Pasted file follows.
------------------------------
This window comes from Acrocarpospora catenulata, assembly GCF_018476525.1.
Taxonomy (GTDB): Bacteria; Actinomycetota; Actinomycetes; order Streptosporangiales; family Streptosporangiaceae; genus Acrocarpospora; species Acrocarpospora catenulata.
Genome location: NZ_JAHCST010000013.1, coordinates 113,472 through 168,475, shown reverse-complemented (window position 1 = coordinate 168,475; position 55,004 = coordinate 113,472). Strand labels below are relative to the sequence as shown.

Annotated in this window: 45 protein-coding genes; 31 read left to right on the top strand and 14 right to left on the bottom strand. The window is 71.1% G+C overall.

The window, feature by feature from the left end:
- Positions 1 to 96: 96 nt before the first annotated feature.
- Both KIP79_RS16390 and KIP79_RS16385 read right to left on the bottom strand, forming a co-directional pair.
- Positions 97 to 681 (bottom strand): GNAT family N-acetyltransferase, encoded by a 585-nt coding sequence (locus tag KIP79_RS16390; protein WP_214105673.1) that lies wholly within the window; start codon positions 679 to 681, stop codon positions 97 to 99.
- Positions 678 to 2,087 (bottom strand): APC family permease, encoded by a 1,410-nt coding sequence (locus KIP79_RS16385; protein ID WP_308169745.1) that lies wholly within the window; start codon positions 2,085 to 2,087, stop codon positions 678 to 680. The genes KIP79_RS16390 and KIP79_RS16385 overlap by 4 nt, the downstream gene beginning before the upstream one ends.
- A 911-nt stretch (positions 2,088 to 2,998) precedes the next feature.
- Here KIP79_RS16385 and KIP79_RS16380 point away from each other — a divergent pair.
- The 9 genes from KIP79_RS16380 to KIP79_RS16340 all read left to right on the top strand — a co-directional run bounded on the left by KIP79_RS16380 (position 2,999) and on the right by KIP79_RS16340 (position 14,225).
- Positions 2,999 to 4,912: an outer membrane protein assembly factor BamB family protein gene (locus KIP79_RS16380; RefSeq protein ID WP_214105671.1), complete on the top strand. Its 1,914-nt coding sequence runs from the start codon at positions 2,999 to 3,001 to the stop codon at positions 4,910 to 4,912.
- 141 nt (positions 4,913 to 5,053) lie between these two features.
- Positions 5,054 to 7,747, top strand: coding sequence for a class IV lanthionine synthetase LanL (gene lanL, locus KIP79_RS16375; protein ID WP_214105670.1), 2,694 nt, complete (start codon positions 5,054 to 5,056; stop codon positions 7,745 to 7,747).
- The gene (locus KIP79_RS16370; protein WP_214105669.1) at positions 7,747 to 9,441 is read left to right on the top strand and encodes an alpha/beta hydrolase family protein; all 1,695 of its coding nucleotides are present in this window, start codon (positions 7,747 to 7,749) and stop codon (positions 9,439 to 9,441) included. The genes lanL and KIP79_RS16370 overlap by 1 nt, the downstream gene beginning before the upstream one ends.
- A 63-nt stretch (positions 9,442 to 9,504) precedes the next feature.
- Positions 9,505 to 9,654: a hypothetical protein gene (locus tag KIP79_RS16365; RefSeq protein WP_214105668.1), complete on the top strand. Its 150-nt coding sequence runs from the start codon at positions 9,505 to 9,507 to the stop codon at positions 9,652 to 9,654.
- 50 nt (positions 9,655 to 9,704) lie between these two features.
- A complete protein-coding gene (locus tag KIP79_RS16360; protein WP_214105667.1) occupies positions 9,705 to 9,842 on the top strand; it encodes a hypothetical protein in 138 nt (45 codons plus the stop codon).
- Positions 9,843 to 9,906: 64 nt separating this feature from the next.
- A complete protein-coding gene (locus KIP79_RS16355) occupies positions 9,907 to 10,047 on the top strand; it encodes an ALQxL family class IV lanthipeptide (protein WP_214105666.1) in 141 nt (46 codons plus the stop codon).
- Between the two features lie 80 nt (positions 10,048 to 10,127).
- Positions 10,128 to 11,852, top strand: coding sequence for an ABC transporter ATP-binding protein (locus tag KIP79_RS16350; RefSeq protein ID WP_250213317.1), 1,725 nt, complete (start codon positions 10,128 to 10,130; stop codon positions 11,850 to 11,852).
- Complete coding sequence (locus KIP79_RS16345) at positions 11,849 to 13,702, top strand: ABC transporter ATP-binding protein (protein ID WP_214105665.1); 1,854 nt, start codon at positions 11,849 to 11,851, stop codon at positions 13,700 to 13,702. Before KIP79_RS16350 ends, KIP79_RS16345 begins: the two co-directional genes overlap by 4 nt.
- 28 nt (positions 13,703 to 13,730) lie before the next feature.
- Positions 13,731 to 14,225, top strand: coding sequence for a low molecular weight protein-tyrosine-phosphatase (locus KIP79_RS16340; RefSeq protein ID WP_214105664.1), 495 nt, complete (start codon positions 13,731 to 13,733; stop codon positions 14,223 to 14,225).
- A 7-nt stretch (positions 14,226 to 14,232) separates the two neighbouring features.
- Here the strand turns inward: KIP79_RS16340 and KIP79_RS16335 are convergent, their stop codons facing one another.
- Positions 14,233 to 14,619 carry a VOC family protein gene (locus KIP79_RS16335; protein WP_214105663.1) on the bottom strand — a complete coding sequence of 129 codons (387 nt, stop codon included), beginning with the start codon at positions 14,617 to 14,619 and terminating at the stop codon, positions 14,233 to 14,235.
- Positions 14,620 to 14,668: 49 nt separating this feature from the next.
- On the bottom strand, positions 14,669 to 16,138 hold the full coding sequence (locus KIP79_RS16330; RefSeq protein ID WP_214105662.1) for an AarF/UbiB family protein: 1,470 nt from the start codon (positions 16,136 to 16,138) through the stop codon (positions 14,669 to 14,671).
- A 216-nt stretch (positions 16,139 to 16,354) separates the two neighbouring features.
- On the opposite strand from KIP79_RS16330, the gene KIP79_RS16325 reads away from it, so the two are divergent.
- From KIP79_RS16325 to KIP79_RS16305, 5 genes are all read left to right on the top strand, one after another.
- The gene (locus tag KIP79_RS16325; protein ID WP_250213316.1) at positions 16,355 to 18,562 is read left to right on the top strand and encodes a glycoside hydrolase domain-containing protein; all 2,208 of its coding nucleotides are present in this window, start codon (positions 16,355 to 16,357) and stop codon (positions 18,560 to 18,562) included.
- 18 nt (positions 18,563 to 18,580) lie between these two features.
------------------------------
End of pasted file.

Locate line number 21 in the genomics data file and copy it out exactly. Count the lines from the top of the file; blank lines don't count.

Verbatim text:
- Positions 9,843 to 9,906: 64 nt separating this feature from the next.